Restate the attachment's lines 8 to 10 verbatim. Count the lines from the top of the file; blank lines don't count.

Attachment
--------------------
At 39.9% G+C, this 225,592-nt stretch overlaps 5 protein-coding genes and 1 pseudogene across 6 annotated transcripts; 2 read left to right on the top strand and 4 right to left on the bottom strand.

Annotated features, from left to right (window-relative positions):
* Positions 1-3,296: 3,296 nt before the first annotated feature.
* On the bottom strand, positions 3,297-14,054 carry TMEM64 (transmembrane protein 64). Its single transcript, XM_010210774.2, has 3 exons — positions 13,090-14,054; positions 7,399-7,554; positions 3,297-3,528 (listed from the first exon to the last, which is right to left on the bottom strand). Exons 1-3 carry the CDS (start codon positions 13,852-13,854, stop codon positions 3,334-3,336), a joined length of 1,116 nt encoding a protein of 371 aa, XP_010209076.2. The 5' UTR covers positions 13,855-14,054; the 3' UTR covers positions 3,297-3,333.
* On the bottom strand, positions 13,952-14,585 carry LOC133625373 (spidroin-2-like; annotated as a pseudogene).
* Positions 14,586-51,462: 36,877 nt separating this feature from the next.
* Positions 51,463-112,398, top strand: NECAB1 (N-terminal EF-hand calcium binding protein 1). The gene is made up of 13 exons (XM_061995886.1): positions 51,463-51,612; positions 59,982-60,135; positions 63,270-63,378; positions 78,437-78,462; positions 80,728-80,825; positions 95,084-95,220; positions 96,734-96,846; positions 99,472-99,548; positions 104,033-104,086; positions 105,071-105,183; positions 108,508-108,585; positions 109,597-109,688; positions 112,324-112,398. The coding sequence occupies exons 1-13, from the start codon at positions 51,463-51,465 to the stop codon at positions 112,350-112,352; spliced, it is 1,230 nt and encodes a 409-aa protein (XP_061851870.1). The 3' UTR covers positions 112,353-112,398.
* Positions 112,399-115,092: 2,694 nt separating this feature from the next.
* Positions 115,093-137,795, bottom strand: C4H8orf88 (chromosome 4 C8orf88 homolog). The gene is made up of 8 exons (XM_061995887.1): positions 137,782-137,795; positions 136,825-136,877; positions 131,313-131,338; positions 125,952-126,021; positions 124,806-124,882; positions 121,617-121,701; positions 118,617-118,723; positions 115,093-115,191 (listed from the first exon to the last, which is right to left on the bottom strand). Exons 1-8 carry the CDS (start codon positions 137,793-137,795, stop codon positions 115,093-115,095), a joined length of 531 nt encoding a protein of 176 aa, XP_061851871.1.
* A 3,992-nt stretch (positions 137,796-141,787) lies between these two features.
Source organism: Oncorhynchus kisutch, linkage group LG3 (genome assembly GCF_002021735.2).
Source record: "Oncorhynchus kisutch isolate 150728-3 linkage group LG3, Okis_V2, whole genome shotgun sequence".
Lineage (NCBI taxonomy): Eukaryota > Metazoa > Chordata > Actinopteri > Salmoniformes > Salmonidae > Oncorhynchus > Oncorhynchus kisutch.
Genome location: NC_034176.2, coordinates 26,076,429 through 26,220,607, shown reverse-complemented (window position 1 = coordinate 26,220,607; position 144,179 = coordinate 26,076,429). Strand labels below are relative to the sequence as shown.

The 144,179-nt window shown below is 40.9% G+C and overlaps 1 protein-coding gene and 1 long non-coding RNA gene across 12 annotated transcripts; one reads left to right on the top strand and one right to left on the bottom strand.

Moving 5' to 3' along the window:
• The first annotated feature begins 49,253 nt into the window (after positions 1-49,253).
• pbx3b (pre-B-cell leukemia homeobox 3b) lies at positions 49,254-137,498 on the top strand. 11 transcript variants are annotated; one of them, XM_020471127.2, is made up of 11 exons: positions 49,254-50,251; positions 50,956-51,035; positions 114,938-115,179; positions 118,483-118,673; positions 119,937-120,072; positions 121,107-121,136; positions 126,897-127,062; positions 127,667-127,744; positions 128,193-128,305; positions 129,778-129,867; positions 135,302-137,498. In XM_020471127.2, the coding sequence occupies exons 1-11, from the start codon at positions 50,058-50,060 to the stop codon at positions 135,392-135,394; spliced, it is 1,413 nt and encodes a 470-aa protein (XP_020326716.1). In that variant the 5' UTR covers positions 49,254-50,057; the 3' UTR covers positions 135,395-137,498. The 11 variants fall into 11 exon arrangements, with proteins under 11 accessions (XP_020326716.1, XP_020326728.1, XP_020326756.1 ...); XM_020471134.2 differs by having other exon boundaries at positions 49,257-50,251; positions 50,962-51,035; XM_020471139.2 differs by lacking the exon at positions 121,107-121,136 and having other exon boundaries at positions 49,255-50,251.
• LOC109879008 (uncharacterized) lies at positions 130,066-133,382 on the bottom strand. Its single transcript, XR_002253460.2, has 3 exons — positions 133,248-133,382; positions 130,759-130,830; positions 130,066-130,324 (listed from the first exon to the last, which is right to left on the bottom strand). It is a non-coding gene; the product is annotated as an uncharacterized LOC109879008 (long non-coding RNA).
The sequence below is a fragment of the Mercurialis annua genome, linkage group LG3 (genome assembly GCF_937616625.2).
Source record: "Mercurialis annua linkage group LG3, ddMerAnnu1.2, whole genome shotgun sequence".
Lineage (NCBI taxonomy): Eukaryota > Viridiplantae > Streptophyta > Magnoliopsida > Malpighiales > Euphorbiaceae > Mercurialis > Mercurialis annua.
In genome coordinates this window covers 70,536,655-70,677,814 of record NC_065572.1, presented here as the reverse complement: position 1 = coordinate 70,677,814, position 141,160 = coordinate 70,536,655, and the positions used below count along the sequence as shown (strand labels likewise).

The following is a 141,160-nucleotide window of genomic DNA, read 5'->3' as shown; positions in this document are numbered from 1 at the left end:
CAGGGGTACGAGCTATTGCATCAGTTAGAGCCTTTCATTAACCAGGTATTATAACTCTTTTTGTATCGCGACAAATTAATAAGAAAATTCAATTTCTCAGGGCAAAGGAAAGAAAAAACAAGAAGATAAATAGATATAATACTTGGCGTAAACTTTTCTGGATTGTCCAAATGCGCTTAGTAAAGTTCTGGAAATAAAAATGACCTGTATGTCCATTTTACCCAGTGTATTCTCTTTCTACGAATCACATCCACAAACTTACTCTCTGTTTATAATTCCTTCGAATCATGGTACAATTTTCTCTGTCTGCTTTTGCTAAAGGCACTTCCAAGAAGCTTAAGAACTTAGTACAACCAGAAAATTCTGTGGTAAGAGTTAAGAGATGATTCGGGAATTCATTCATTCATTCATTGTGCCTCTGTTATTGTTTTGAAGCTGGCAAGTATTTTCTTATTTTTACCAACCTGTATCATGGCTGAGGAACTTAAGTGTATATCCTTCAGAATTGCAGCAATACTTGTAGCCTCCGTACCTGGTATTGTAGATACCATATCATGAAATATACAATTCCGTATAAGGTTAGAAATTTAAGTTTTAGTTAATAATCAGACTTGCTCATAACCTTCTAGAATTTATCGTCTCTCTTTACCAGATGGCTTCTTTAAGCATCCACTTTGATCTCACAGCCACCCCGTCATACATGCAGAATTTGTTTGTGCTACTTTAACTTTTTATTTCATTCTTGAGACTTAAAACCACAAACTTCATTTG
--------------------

* Positions 112,399-115,092: 2,694 nt separating this feature from the next.
* Positions 115,093-137,795, bottom strand: C4H8orf88 (chromosome 4 C8orf88 homolog). The gene is made up of 8 exons (XM_061995887.1): positions 137,782-137,795; positions 136,825-136,877; positions 131,313-131,338; positions 125,952-126,021; positions 124,806-124,882; positions 121,617-121,701; positions 118,617-118,723; positions 115,093-115,191 (listed from the first exon to the last, which is right to left on the bottom strand). Exons 1-8 carry the CDS (start codon positions 137,793-137,795, stop codon positions 115,093-115,095), a joined length of 531 nt encoding a protein of 176 aa, XP_061851871.1.
* A 3,992-nt stretch (positions 137,796-141,787) lies between these two features.